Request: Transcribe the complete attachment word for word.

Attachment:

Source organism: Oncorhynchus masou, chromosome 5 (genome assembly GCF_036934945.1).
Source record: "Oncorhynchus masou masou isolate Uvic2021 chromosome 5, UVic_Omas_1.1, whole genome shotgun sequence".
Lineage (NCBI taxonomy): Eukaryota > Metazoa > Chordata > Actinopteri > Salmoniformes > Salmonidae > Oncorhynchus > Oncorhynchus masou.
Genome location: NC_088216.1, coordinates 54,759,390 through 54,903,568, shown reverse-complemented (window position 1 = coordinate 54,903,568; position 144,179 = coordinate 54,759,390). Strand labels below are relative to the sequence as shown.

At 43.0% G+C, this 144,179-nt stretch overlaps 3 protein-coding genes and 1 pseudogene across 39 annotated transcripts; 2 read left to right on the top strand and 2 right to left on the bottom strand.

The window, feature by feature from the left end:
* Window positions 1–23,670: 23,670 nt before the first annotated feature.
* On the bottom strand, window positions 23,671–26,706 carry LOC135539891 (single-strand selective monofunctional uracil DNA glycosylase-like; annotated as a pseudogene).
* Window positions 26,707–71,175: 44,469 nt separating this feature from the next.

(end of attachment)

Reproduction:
Source organism: Oncorhynchus masou, chromosome 5 (genome assembly GCF_036934945.1).
Source record: "Oncorhynchus masou masou isolate Uvic2021 chromosome 5, UVic_Omas_1.1, whole genome shotgun sequence".
Lineage (NCBI taxonomy): Eukaryota > Metazoa > Chordata > Actinopteri > Salmoniformes > Salmonidae > Oncorhynchus > Oncorhynchus masou.
Genome location: NC_088216.1, coordinates 54,759,390 through 54,903,568, shown reverse-complemented (window position 1 = coordinate 54,903,568; position 144,179 = coordinate 54,759,390). Strand labels below are relative to the sequence as shown.

At 43.0% G+C, this 144,179-nt stretch overlaps 3 protein-coding genes and 1 pseudogene across 39 annotated transcripts; 2 read left to right on the top strand and 2 right to left on the bottom strand.

The window, feature by feature from the left end:
* Window positions 1–23,670: 23,670 nt before the first annotated feature.
* On the bottom strand, window positions 23,671–26,706 carry LOC135539891 (single-strand selective monofunctional uracil DNA glycosylase-like; annotated as a pseudogene).
* Window positions 26,707–71,175: 44,469 nt separating this feature from the next.